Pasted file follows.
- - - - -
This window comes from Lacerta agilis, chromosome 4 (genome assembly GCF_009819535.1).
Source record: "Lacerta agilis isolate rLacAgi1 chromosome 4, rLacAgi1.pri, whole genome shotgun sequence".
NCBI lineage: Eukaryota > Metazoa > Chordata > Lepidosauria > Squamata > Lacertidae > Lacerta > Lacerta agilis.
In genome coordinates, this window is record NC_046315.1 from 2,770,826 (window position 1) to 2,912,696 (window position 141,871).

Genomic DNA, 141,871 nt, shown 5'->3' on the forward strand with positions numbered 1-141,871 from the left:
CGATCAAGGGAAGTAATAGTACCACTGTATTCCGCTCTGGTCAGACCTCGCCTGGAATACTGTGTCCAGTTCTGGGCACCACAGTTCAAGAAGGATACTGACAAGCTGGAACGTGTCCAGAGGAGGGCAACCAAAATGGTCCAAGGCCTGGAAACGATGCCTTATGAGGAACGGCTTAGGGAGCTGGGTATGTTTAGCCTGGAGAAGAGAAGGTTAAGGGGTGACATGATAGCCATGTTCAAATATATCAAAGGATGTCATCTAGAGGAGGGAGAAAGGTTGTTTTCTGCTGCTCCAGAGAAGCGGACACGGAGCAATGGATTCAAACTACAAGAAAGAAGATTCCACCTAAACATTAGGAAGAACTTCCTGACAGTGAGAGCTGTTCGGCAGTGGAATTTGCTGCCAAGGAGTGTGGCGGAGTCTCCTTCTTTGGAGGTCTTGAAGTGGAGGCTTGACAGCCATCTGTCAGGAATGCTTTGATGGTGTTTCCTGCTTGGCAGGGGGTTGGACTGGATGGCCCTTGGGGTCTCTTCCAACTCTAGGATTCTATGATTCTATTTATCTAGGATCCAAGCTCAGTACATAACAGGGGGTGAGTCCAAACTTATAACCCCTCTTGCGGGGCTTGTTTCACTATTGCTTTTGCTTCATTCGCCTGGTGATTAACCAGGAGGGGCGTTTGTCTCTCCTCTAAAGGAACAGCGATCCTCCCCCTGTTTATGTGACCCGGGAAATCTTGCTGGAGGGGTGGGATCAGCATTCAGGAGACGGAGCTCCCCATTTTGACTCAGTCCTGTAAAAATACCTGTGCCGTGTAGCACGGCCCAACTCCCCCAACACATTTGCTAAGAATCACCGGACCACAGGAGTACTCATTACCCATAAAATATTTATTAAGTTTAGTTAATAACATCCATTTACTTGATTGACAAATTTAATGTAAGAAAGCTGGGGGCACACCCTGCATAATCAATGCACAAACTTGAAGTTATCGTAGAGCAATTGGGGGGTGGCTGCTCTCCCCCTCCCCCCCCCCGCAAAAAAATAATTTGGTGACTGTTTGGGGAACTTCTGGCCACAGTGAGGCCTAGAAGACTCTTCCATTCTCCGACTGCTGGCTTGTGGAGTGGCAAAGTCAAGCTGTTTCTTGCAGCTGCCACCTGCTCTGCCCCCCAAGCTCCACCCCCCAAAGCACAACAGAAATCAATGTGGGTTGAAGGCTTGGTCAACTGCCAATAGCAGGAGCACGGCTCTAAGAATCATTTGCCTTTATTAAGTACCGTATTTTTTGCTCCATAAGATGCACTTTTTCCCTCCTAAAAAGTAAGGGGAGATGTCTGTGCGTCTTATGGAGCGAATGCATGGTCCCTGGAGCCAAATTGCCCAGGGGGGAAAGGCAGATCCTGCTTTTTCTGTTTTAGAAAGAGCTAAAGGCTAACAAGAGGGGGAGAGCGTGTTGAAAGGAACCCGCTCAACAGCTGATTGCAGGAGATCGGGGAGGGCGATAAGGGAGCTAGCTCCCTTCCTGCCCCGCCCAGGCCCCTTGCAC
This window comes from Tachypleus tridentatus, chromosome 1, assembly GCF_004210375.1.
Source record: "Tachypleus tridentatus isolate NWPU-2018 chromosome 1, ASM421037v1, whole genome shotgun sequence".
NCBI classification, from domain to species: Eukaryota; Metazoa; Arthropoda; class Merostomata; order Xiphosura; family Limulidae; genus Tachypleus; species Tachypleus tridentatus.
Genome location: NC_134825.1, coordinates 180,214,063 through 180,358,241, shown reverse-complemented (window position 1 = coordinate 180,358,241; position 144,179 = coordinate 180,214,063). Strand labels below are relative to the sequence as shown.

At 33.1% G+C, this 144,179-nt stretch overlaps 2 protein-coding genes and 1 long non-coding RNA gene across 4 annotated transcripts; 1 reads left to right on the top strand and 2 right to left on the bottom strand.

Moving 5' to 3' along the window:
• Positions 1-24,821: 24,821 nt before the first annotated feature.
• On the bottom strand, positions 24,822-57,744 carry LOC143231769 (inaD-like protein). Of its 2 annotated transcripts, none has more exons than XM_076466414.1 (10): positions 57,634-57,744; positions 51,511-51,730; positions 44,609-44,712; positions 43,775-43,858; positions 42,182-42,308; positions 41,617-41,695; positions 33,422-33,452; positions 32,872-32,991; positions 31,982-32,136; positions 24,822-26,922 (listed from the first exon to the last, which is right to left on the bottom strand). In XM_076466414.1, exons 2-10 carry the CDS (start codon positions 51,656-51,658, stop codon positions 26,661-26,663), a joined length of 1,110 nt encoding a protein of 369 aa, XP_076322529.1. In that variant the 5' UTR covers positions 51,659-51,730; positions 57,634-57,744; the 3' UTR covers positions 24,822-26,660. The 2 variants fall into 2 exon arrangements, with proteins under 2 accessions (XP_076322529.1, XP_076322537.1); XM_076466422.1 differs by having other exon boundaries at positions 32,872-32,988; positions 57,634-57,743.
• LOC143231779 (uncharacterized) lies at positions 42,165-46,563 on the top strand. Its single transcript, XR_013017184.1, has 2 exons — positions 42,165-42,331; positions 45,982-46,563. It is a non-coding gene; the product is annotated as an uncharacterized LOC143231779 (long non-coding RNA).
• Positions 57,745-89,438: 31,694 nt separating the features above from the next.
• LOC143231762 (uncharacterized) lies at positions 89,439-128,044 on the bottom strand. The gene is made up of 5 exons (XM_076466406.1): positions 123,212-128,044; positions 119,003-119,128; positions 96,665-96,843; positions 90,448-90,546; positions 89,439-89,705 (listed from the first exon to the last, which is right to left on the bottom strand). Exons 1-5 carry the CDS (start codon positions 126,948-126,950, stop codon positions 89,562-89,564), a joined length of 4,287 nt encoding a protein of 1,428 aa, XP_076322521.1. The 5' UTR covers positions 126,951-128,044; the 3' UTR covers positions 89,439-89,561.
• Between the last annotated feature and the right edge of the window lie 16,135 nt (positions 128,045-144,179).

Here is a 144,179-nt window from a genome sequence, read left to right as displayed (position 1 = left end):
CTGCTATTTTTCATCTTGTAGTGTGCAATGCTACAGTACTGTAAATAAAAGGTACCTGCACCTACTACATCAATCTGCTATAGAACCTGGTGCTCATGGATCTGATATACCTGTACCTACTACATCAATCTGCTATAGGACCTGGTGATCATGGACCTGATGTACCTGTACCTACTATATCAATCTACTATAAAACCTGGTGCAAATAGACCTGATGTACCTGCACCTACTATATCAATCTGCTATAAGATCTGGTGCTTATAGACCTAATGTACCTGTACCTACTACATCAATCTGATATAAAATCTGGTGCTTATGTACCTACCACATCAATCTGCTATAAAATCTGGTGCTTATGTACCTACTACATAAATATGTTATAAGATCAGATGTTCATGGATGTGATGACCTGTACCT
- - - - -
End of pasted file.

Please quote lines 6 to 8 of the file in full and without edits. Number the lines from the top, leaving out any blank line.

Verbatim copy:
CGATCAAGGGAAGTAATAGTACCACTGTATTCCGCTCTGGTCAGACCTCGCCTGGAATACTGTGTCCAGTTCTGGGCACCACAGTTCAAGAAGGATACTGACAAGCTGGAACGTGTCCAGAGGAGGGCAACCAAAATGGTCCAAGGCCTGGAAACGATGCCTTATGAGGAACGGCTTAGGGAGCTGGGTATGTTTAGCCTGGAGAAGAGAAGGTTAAGGGGTGACATGATAGCCATGTTCAAATATATCAAAGGATGTCATCTAGAGGAGGGAGAAAGGTTGTTTTCTGCTGCTCCAGAGAAGCGGACACGGAGCAATGGATTCAAACTACAAGAAAGAAGATTCCACCTAAACATTAGGAAGAACTTCCTGACAGTGAGAGCTGTTCGGCAGTGGAATTTGCTGCCAAGGAGTGTGGCGGAGTCTCCTTCTTTGGAGGTCTTGAAGTGGAGGCTTGACAGCCATCTGTCAGGAATGCTTTGATGGTGTTTCCTGCTTGGCAGGGGGTTGGACTGGATGGCCCTTGGGGTCTCTTCCAACTCTAGGATTCTATGATTCTATTTATCTAGGATCCAAGCTCAGTACATAACAGGGGGTGAGTCCAAACTTATAACCCCTCTTGCGGGGCTTGTTTCACTATTGCTTTTGCTTCATTCGCCTGGTGATTAACCAGGAGGGGCGTTTGTCTCTCCTCTAAAGGAACAGCGATCCTCCCCCTGTTTATGTGACCCGGGAAATCTTGCTGGAGGGGTGGGATCAGCATTCAGGAGACGGAGCTCCCCATTTTGACTCAGTCCTGTAAAAATACCTGTGCCGTGTAGCACGGCCCAACTCCCCCAACACATTTGCTAAGAATCACCGGACCACAGGAGTACTCATTACCCATAAAATATTTATTAAGTTTAGTTAATAACATCCATTTACTTGATTGACAAATTTAATGTAAGAAAGCTGGGGGCACACCCTGCATAATCAATGCACAAACTTGAAGTTATCGTAGAGCAATTGGGGGGTGGCTGCTCTCCCCCTCCCCCCCCCCGCAAAAAAATAATTTGGTGACTGTTTGGGGAACTTCTGGCCACAGTGAGGCCTAGAAGACTCTTCCATTCTCCGACTGCTGGCTTGTGGAGTGGCAAAGTCAAGCTGTTTCTTGCAGCTGCCACCTGCTCTGCCCCCCAAGCTCCACCCCCCAAAGCACAACAGAAATCAATGTGGGTTGAAGGCTTGGTCAACTGCCAATAGCAGGAGCACGGCTCTAAGAATCATTTGCCTTTATTAAGTACCGTATTTTTTGCTCCATAAGATGCACTTTTTCCCTCCTAAAAAGTAAGGGGAGATGTCTGTGCGTCTTATGGAGCGAATGCATGGTCCCTGGAGCCAAATTGCCCAGGGGGGAAAGGCAGATCCTGCTTTTTCTGTTTTAGAAAGAGCTAAAGGCTAACAAGAGGGGGAGAGCGTGTTGAAAGGAACCCGCTCAACAGCTGATTGCAGGAGATCGGGGAGGGCGATAAGGGAGCTAGCTCCCTTCCTGCCCCGCCCAGGCCCCTTGCAC
This window comes from Tachypleus tridentatus, chromosome 1, assembly GCF_004210375.1.
Source record: "Tachypleus tridentatus isolate NWPU-2018 chromosome 1, ASM421037v1, whole genome shotgun sequence".